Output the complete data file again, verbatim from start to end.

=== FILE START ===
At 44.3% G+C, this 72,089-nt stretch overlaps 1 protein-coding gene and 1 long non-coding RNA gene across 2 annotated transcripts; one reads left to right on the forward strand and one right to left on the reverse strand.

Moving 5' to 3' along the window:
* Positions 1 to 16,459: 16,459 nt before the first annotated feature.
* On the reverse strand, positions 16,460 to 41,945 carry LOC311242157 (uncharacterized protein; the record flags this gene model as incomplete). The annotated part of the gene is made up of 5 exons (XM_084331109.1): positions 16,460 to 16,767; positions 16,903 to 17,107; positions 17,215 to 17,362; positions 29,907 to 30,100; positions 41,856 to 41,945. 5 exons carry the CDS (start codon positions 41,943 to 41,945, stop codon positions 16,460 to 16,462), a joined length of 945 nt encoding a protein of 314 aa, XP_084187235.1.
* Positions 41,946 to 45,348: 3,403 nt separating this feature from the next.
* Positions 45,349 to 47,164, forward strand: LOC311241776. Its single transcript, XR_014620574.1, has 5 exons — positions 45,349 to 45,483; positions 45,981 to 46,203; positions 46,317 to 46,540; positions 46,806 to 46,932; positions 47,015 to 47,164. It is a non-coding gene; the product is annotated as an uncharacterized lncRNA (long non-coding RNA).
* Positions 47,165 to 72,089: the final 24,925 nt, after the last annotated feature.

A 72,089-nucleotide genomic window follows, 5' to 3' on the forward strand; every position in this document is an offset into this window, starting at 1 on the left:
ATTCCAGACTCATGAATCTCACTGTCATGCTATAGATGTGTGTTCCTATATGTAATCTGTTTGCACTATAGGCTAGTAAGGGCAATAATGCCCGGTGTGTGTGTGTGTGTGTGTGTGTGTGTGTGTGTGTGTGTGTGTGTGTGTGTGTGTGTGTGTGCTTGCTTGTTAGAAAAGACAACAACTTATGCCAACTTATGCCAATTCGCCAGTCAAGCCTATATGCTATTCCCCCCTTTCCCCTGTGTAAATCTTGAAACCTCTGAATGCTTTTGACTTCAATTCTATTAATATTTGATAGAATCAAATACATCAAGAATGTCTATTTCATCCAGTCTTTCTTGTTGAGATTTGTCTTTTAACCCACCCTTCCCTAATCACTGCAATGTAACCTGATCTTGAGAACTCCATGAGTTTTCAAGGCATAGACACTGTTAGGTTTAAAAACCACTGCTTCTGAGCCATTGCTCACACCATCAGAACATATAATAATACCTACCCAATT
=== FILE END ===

At 44.3% G+C, this 72,089-nt stretch overlaps 1 protein-coding gene and 1 long non-coding RNA gene across 2 annotated transcripts; one reads left to right on the forward strand and one right to left on the reverse strand.

Moving 5' to 3' along the window:
* Positions 1 to 16,459: 16,459 nt before the first annotated feature.
* On the reverse strand, positions 16,460 to 41,945 carry LOC311242157 (uncharacterized protein; the record flags this gene model as incomplete). The annotated part of the gene is made up of 5 exons (XM_084331109.1): positions 16,460 to 16,767; positions 16,903 to 17,107; positions 17,215 to 17,362; positions 29,907 to 30,100; positions 41,856 to 41,945. 5 exons carry the CDS (start codon positions 41,943 to 41,945, stop codon positions 16,460 to 16,462), a joined length of 945 nt encoding a protein of 314 aa, XP_084187235.1.
* Positions 41,946 to 45,348: 3,403 nt separating this feature from the next.
* Positions 45,349 to 47,164, forward strand: LOC311241776. Its single transcript, XR_014620574.1, has 5 exons — positions 45,349 to 45,483; positions 45,981 to 46,203; positions 46,317 to 46,540; positions 46,806 to 46,932; positions 47,015 to 47,164. It is a non-coding gene; the product is annotated as an uncharacterized lncRNA (long non-coding RNA).
* Positions 47,165 to 72,089: the final 24,925 nt, after the last annotated feature.

A 72,089-nucleotide genomic window follows, 5' to 3' on the forward strand; every position in this document is an offset into this window, starting at 1 on the left:
ATTCCAGACTCATGAATCTCACTGTCATGCTATAGATGTGTGTTCCTATATGTAATCTGTTTGCACTATAGGCTAGTAAGGGCAATAATGCCCGGTGTGTGTGTGTGTGTGTGTGTGTGTGTGTGTGTGTGTGTGTGTGTGTGTGTGTGTGTGTGTGCTTGCTTGTTAGAAAAGACAACAACTTATGCCAACTTATGCCAATTCGCCAGTCAAGCCTATATGCTATTCCCCCCTTTCCCCTGTGTAAATCTTGAAACCTCTGAATGCTTTTGACTTCAATTCTATTAATATTTGATAGAATCAAATACATCAAGAATGTCTATTTCATCCAGTCTTTCTTGTTGAGATTTGTCTTTTAACCCACCCTTCCCTAATCACTGCAATGTAACCTGATCTTGAGAACTCCATGAGTTTTCAAGGCATAGACACTGTTAGGTTTAAAAACCACTGCTTCTGAGCCATTGCTCACACCATCAGAACATATAATAATACCTACCCAATT